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Section on Molecular Transport - Sergey Bezrukov Lab
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By combining physical theory with experiments on channel reconstitution into planar lipid bilayers, we concentrate on studies of mitochondrial and bacterial membrane proteins that produce “large” beta-barrel channels.  These channel-forming proteins are not only the gateways of metabolite exchange between different cellular compartments and cells; they are also recognized as multifunctional membrane receptors and components of many toxins, which start to emerge as novel pharmaceutical targets.  Our research serves as the basis for the development of new approaches to treatment of various diseases, wherein regulation of transport through ion channels plays the key role.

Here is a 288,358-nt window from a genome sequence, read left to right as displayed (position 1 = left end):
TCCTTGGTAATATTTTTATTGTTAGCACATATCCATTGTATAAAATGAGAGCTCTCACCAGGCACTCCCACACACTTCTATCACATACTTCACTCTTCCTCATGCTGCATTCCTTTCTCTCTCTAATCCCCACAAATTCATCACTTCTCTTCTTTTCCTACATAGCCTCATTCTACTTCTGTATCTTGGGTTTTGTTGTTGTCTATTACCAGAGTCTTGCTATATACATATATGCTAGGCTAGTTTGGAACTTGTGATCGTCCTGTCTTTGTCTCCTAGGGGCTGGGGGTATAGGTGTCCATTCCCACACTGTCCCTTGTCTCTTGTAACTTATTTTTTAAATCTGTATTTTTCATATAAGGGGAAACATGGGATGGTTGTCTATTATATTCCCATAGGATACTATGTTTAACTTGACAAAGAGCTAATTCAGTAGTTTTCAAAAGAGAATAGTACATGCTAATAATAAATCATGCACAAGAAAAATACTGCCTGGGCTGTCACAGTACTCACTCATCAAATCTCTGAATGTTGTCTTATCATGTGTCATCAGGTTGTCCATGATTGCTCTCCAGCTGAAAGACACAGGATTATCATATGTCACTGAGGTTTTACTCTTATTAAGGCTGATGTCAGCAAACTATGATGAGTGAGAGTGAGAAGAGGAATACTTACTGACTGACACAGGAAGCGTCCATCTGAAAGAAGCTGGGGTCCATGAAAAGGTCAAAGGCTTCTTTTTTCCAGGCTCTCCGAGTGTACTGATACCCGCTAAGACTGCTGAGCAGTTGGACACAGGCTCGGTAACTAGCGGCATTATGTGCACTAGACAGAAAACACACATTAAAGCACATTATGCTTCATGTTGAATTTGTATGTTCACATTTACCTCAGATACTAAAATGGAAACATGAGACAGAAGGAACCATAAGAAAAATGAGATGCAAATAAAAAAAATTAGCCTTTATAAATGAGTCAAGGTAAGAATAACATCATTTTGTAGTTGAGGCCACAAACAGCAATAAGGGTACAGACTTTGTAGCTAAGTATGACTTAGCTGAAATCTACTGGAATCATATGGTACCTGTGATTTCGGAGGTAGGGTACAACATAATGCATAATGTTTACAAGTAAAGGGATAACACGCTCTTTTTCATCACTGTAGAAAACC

The channel-forming proteins and peptides we work with include VDAC (Voltage-Dependent Anion Channel from the outer membrane of mitochondria), alpha-Hemolysin (toxin from Staphylococcus aureus), translocation pores of B. anthracis (PA63), C. botulinum (C2IIa), and C. perfringens (Ib) binary toxins, Epsilon toxin (from Clostridium perfringens), OmpF (general bacterial porin from Escherichia coli), LamB (sugar-specific bacterial porin from Escherichia coli), OprF (porin from Pseudomonas aeruginosa), Alamethicin (amphiphilic peptide toxin from Trichoderma viride), Syringomycin E (lipopeptide toxin from Pseudomonas syringae), and the bacterial peptide TisB involved in persister cell biofilm formation.  We also use Gramicidin A (linear pentadecapeptide from Bacillus brevis) as a molecular sensor of membrane mechanical properties.  To study the channel-forming proteins under precisely controlled conditions, we first isolate them from the host organisms, purify, and then reconstitute them into planar lipid bilayer membranes.  Our main goal is to elucidate the physical principles and molecular mechanisms which control metabolite flux under normal and pathological conditions.  Specifically, we study channel interactions with the lipid membrane as modified by volatile anesthetics, with cytosolic proteins and newly synthesized drugs, such as blockers of the translocation pores of bacterial toxins.  By learning the physics, chemistry, and physiology of channel functioning, we strive to determine how to design new agents and strategies that effectively correct the deviant interactions associated with disease.